Hugh Jackman's big secret? The actor who became a star thanks to appearing in nine films as the superhero Wolverine didn't know that wolverines are a real animal when he started filming the role.
NEW YORK (AP) — After playing Wolverine in nine movies, Hugh Jackman arguably knows more about the superhero than anyone. But that wasn't always the case.
He recalls researching the animal when he first got the role and being somewhat mistaken about the character. For one thing, he had no idea that a wolverine is a real creature.
"I didn't even know there was a wolverine. I literally, embarrassingly did about two weeks of research on wolves. I was rehearsing for three weeks and I was shooting, so I was kind of on my own. I remember going past an IMAX in Toronto, and there was an IMAX documentary about wolves, and so I thought, 'I'll go and see that,'" Jackman said Wednesday.
When they stared shooting 2000's "X-Men," director Bryan Singer noticed something wasn't right with Jackman's performance.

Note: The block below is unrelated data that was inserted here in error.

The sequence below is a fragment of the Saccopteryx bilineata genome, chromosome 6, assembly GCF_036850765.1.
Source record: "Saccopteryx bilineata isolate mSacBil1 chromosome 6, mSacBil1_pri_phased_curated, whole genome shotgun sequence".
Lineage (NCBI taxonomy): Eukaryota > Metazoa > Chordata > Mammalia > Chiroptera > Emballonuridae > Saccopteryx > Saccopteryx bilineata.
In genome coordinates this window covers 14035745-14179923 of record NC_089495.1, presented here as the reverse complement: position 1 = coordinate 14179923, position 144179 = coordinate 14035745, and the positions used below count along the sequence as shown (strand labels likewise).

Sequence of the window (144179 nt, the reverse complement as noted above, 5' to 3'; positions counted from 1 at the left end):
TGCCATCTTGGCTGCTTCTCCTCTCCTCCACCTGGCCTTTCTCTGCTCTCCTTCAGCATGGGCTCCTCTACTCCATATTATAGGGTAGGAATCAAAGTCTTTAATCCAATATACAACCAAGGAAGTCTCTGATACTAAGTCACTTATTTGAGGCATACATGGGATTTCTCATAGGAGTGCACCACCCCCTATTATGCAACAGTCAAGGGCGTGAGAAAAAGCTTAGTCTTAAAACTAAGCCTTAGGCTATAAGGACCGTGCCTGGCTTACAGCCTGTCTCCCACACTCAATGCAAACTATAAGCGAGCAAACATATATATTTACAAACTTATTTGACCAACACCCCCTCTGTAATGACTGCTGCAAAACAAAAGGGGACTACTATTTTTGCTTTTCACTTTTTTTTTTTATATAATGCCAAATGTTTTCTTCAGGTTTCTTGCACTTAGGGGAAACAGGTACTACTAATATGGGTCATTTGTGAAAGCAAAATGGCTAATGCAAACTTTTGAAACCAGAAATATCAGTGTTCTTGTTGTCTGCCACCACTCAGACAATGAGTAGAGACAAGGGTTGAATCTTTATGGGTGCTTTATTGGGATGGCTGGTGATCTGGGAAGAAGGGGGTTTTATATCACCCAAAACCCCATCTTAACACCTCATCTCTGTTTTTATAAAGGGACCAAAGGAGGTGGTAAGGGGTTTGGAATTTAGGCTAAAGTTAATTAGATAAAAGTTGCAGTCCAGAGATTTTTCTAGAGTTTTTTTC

"He said, 'Are you sort of walking funny, what's going on?' And I said, 'I've been doing this thing with wolves,' and he goes, 'You know you're not a wolf, right?'" Jackman recalled.
The actor was gently told he was to portray a wolverine, not a wolf. "I said, 'Well, there's no such thing as a wolverine,'" Jackman said. Singer responded: "'Go to the zoo, dude.' I literally didn't know it existed," Jackman said.
A wolverine is a mammal that resembles a small bear but is actually the largest member of the weasel family. The Wolverine that Jackman plays onscreen is a mutant born with super-human senses and the power to heal from almost any wound.
Earlier this year, Jackman marked the character's final performance in "Logan," and is now promoting the film's special treatment "Logan Noir," with a black-and-white version of the film in theaters ahead of the DVD release.
While "Logan" takes on a grittier look and feel than the other movies of the franchise, director James Mangold, who also co-wrote the screenplay, wanted the story to be more sentimental.
"From the very beginning when we set out to make the movie, the one thing we knew is that we wanted to make a movie about family," he said. "Not the kind with a girlfriend or a wife, but the kind where it's forever, and it's your child, or it's your father."
"Logan" and "Logan Noir" are currently playing in theaters, and will be available on DVD May 23.
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